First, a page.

7 Employee Retention Strategies For Every Company

Employee Retention Strategy For Every Company

Replacing employees is expensive and it affects your culture regardless of your business size. You don’t have to wait until the exit interview before you find out what is wrong in your organization or why your employees are leaving. Employee Retention Strategy is really important for every HR personnel.

By focusing on employee retention, your organization will retain talented and motivated employees who truly want to be part of the company and are focused on contributing to the organization’s overall success. 

To ensure your employees keep working for you. Read these 7 strategies below. 

Hire the right person 

Retention starts from the hiring process – from the application process to screening applicants to choosing who to interview.  If you hire someone who’s a bad fit for your business, don’t be surprised if they quit. Glassdoor says that employees would stay longer if they are better informed during the hiring process. How is your onboarding process? A poor onboarding experience for a new hire gives a bad first impression of your organization. 

Make sure you have a plan mapped out for the employee for the first 30 days, especially day one (make this special if you can). You can give a small gift, breakfast or lunch, or even a small personalized note from the founder to make the new employee feel welcomed and part of the team. Note, your onboarding process leaves an impression on the employee.

Also, in terms of transparency, try to be as honest as possible, don’t sugar coat any aspect of the job for the person to come in just because you feel that person is a good fit. Transparency is the key to finding the right employees. 

Encourage work-life balance 

Some people say work-life balance is a myth because everyone is chasing money, but I believe everyone needs that balance in their lives. You can’t expect employees to function like robots. When an employee’s work-life balance is terrible, there’s pain. If your employee feels like they spend most of their life working instead of living, the job becomes an enemy (and you know what happens when this is the case, the employees leave).

You need to be able to discover your employee’s pain points through employee surveys, direct feedback, or paying attention to industry trends. Find out what is a point of frustration for employees in your industry. You may be thinking, Oh! we pay them well so..what’s the big deal? No! Money doesn’t answer it all. Money can take away the pain they feel but there are other ways to attack the problem, you could choose ways that some employees will consider to be as valuable as being paid more.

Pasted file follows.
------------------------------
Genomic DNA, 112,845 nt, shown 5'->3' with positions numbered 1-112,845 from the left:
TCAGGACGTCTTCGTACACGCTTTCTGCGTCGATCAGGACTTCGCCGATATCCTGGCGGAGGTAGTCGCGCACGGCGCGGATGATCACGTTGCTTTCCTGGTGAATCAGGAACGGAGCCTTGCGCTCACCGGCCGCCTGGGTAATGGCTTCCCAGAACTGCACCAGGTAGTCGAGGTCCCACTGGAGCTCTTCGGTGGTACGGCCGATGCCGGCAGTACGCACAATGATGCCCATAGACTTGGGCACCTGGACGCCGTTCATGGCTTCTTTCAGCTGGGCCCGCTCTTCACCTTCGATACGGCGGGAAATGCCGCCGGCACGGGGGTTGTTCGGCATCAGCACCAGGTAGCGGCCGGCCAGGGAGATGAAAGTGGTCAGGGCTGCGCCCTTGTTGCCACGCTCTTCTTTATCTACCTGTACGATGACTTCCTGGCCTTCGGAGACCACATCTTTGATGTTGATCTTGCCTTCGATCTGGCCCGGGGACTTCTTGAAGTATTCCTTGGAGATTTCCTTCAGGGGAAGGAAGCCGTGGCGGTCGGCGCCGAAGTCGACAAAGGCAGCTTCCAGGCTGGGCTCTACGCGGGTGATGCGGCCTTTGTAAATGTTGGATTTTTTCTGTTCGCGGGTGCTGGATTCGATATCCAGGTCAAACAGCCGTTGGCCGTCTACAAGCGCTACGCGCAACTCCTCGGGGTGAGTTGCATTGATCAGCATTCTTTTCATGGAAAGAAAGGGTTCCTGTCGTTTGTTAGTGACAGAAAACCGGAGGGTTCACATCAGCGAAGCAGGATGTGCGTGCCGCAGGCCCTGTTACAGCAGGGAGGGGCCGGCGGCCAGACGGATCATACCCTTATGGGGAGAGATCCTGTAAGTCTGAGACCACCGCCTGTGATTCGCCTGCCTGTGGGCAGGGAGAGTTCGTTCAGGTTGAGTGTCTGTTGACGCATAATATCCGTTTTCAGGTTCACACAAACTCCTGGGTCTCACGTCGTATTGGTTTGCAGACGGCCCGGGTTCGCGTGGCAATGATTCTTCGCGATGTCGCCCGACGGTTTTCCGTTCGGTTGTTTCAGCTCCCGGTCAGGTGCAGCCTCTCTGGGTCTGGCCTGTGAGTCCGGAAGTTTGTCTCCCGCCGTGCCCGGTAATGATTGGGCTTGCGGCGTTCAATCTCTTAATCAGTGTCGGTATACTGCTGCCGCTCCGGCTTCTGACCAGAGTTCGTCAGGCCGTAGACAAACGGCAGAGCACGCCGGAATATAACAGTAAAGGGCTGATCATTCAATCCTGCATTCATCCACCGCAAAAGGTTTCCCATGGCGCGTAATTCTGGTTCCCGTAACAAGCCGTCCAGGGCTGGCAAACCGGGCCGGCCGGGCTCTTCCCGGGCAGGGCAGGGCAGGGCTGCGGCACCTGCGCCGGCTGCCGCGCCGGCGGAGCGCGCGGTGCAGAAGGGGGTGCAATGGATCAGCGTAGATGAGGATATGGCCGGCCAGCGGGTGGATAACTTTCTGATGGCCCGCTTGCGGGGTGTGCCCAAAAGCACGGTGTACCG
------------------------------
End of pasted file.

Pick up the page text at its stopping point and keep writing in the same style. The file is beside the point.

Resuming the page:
Communicate the shared vision 

It’s beyond the handbook you shared during the onboarding process or the first onboarding speech about the mission and vision. Try to constantly remind and communicate with employees about your vision. Let them know why they do what they do, make them understand the big picture, and where they are headed. This would make your employees feel engaged, valued, and loyal. As much as possible, allow employees from all levels in your company to know where you’re going, and how you plan to get there.

Keep an eye on your managers  

People leave managers and not companies

Have you ever asked people why they left companies? Most people tend to leave companies because of their managers, not the company, product, or customers. 

A bad manager would most likely have a negative impact on the team. Bad managers affect the productivity of employees and can lead to lack of growth in the team.

So, while you’re taking the time to train your managers in dealing with the technical aspects of their positions, it is in your best interest to include some “soft skills” as well. This means teaching your managers how to encourage and motivate different types of people. They should also be able to effectively manage different personality traits, conflict, stress, crisis, and so on.

Offer learning and development opportunities

This is another effective strategy for employee retention. Is your company offering growth and development opportunities? Young employees are always on the lookout for companies that offer learning and career development opportunities. Your benefits should include: paying for employee training (even if you can’t pay in full, try to pay a percentage of it, just to show you care about your employee’s development).

However, if this will be impossible for you to implement, consider having a transparent promotion policy. This policy will give employees the opportunities to be promoted once they perform well at their job.  When given opportunities to develop new skills, quality employees jump at the chance.

Be transparent and open

One powerful employee retention strategy is when communication between employees and the management is open. It gives this sense of belonging and shared purpose. You should ensure that your employees are involved in regular meetings where they can share their ideas and ask questions. “Open-door policies” that encourage employees to speak to their managers without fear, knowing that the input is also heard and valued.  

Encourage your managers to have a sense of trust in their team, so that things will still go on smoothly in their absence.

Stay On top of trends

Sometimes, you adopt all these effective retention strategies discussed above but your employees are still leaving and you wonder why. Staying on top of trends in your industry is very important. What are your competitors doing? Are they giving their staff more flexible hours or are they adopting remote work? These are the questions you should try to answer. It is important to be aware of the ways in which the world of work is changing and to adapt accordingly.

If you have any other employee retention strategy you use in your company, kindly share in the comment share.

Leave a Reply